Recently I posted on OH about how I deal with stalls - and I have them often, the most recent for 3 freaking weeks. Perhaps my thoughts on how to manage stalls without going completely crazy will be useful to some of my readers:
I stall alot and I know how frustrating it is! My method of coping includes the following:
1) I weigh every day, but during this phase of weight loss, I don't record my little water weight gains on my spreadsheet - I just note whenever the scale has dropped by a pound. (As I approach maintenance, or if I see that I am actually maintaining any weight gains, I will change my approach.) I don't bother measuring fractions of a pound, though my scale shows them - just mark it off every time I lose a pound. Since I track this in Excel, I can see that my rate of loss has been pretty steady, even with all of the stalls that I have had.
2) Since pre-op, I have tracked my measurements on a spreadsheet and I note every month how many inches I lost that month as well as cumulatively - I almost always am losing some inches even when stalling. (And technically, it's not really a stall if I am losing inches - a stall is no weight loss and no size decrease for a month or more. That hasn't yet happened to me.)
3) I have taken monthly photos in my skivvies - front, rear and side views. I have compiled these into a word document showing the progression in each view from pre-op to the present. I refer to this when I start to think that I might not be successful - because actually I can see in the photos that I already AM successful.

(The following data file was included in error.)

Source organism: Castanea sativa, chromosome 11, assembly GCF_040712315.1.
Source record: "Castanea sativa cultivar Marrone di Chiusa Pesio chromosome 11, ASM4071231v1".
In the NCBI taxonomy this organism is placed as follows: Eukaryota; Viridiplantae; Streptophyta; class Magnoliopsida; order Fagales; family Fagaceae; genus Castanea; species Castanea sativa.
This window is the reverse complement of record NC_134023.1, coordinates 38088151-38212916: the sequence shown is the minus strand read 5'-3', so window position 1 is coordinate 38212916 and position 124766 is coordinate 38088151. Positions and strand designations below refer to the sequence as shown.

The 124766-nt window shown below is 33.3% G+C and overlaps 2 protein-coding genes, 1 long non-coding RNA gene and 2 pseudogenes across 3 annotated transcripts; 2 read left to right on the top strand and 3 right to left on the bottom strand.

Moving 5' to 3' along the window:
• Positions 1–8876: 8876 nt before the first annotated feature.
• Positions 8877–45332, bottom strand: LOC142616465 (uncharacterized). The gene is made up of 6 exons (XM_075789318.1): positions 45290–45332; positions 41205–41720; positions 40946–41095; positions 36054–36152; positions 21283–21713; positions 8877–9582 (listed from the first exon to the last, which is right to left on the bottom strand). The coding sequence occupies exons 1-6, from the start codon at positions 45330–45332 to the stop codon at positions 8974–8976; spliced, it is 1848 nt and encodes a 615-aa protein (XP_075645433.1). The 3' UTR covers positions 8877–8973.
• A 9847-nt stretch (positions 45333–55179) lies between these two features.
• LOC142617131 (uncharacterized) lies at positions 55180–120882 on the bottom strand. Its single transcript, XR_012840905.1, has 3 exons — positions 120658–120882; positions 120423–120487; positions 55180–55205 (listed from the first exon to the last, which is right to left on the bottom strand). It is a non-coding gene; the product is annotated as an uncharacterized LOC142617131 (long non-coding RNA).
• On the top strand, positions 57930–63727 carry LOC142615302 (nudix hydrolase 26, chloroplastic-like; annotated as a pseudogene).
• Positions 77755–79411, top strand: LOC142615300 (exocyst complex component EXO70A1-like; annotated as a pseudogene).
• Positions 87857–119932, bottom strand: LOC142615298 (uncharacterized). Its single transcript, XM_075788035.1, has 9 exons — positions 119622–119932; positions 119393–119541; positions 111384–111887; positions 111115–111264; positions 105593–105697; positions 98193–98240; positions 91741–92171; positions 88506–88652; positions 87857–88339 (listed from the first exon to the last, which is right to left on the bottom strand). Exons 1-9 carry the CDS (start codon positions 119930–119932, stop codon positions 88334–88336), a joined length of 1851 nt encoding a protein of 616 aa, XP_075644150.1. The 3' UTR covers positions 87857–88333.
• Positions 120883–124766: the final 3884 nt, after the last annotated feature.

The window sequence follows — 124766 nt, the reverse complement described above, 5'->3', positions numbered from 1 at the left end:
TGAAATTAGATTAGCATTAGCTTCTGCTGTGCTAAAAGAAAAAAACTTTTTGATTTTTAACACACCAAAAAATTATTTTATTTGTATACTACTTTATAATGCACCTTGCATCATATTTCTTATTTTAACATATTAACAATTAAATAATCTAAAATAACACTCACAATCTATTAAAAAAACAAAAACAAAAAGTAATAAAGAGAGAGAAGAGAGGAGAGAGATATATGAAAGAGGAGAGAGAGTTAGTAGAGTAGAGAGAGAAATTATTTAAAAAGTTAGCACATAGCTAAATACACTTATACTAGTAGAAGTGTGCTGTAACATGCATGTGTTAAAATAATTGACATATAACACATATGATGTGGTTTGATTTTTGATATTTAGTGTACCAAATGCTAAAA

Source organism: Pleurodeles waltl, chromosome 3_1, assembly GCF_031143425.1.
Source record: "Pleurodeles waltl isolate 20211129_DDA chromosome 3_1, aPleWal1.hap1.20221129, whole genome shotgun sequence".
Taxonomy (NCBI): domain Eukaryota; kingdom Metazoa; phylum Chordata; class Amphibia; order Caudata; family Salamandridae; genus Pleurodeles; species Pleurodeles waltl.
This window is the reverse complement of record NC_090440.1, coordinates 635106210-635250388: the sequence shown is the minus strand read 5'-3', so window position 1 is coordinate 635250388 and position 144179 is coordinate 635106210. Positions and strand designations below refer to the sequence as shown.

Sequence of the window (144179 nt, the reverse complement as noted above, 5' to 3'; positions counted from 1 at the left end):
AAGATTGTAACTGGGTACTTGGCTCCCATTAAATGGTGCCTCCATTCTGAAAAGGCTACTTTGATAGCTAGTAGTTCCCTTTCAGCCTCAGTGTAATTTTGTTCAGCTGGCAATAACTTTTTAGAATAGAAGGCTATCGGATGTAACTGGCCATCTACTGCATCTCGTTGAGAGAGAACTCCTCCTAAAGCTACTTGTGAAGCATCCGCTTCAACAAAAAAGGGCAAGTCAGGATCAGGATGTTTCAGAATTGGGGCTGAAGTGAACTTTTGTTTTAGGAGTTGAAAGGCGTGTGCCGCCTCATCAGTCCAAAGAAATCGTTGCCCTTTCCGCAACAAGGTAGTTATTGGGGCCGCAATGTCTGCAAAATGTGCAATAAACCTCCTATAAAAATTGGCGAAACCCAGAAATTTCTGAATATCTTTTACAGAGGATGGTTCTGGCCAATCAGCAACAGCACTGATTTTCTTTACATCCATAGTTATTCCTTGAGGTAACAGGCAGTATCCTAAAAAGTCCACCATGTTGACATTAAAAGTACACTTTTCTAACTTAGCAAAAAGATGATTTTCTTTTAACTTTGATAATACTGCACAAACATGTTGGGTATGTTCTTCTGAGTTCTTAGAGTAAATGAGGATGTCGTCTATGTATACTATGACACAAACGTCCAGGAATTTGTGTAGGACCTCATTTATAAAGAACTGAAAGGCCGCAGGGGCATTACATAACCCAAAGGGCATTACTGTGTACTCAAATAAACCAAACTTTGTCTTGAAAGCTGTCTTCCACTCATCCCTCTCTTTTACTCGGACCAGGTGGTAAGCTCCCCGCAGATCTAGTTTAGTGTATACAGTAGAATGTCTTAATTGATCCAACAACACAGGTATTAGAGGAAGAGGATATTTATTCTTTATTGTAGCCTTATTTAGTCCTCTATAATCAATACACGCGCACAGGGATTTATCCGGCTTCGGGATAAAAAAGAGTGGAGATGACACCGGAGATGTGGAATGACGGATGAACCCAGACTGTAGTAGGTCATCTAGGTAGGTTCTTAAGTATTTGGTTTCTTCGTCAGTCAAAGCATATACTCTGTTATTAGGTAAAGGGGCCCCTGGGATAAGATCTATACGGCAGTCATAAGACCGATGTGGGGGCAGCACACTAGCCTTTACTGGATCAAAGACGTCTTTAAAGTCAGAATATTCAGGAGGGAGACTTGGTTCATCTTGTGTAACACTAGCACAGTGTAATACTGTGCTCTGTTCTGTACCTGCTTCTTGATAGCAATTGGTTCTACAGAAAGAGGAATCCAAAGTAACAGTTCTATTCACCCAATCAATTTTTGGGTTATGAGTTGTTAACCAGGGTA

4) Every month I revisit the goals that I set for myself pre-op and add new goals and check off the ones that I have achieved. NONE of these is a number on a scale and the only size goal I had was to be able to wear normal size clothing in a size 14 or less. The rest of the goals have to do with either:
HEALTH (i.e. normal blood pressure without meds, normal blood sugar, no more sleep apnea, nor more stress incontinence, no more arthritis pain in knees, etc)
LIFESTYLE (i.e. making good food choices 90% of the time, being physically active, taking my supplements, drinking my water)
APPEARANCE - because I am vain! (i.e. looking good in a sweater dress, wearing skinny jeans with boots, having just one chin, rediscovering my collarbone and cheekbones, enjoying being curvy and proportionate)
ABILITY TO PARTICIPATE IN AND ENJOY LIFE (i.e. can go canoeing, horseback riding, hiking, swimming with my daughter and family, no longer struggle to walk up stairs or hills, can paint my own toenails, wrap a bath towel all around, walk the mall in heels without pain, enjoy exercise, cross my legs comfortably etc...)
I remind myself that I had this surgery not to achieve some abstract number on a scale, but to achieve all of the functional goals I have listed above. This helps me to not get too depressed when I stall - though honestly I, like most of the rest of us, ALWAYS wonder if "this is it" and if I am done losing weight.
For me at almost 9 months out and within 20 lbs of my goal, I am realizing that I actually could be content at my current weight, even if I don't ever lose another pound. It was harder earlier when I was further from my goal.
P.S. A couple observations I have made that might be useful to new VSGers: